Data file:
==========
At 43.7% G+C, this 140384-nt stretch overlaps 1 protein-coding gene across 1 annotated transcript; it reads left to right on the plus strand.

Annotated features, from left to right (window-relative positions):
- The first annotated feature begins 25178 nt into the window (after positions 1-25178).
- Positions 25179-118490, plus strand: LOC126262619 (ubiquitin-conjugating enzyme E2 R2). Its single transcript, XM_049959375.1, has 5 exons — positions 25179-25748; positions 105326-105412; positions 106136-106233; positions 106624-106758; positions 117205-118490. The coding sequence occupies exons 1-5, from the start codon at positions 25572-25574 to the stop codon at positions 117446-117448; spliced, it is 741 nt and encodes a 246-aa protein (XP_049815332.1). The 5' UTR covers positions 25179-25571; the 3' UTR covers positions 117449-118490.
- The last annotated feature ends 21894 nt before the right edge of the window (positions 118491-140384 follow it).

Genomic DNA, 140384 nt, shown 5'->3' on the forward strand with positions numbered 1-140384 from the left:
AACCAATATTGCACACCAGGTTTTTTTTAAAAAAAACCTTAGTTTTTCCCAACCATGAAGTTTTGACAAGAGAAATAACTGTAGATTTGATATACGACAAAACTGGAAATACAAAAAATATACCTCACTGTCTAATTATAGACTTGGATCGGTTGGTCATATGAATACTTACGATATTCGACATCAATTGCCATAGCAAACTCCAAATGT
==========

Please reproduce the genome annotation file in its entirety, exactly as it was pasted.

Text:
At 43.7% G+C, this 140384-nt stretch overlaps 1 protein-coding gene across 1 annotated transcript; it reads left to right on the plus strand.

Annotated features, from left to right (window-relative positions):
- The first annotated feature begins 25178 nt into the window (after positions 1-25178).
- Positions 25179-118490, plus strand: LOC126262619 (ubiquitin-conjugating enzyme E2 R2). Its single transcript, XM_049959375.1, has 5 exons — positions 25179-25748; positions 105326-105412; positions 106136-106233; positions 106624-106758; positions 117205-118490. The coding sequence occupies exons 1-5, from the start codon at positions 25572-25574 to the stop codon at positions 117446-117448; spliced, it is 741 nt and encodes a 246-aa protein (XP_049815332.1). The 5' UTR covers positions 25179-25571; the 3' UTR covers positions 117449-118490.
- The last annotated feature ends 21894 nt before the right edge of the window (positions 118491-140384 follow it).

Genomic DNA, 140384 nt, shown 5'->3' on the forward strand with positions numbered 1-140384 from the left:
AACCAATATTGCACACCAGGTTTTTTTTAAAAAAAACCTTAGTTTTTCCCAACCATGAAGTTTTGACAAGAGAAATAACTGTAGATTTGATATACGACAAAACTGGAAATACAAAAAATATACCTCACTGTCTAATTATAGACTTGGATCGGTTGGTCATATGAATACTTACGATATTCGACATCAATTGCCATAGCAAACTCCAAATGT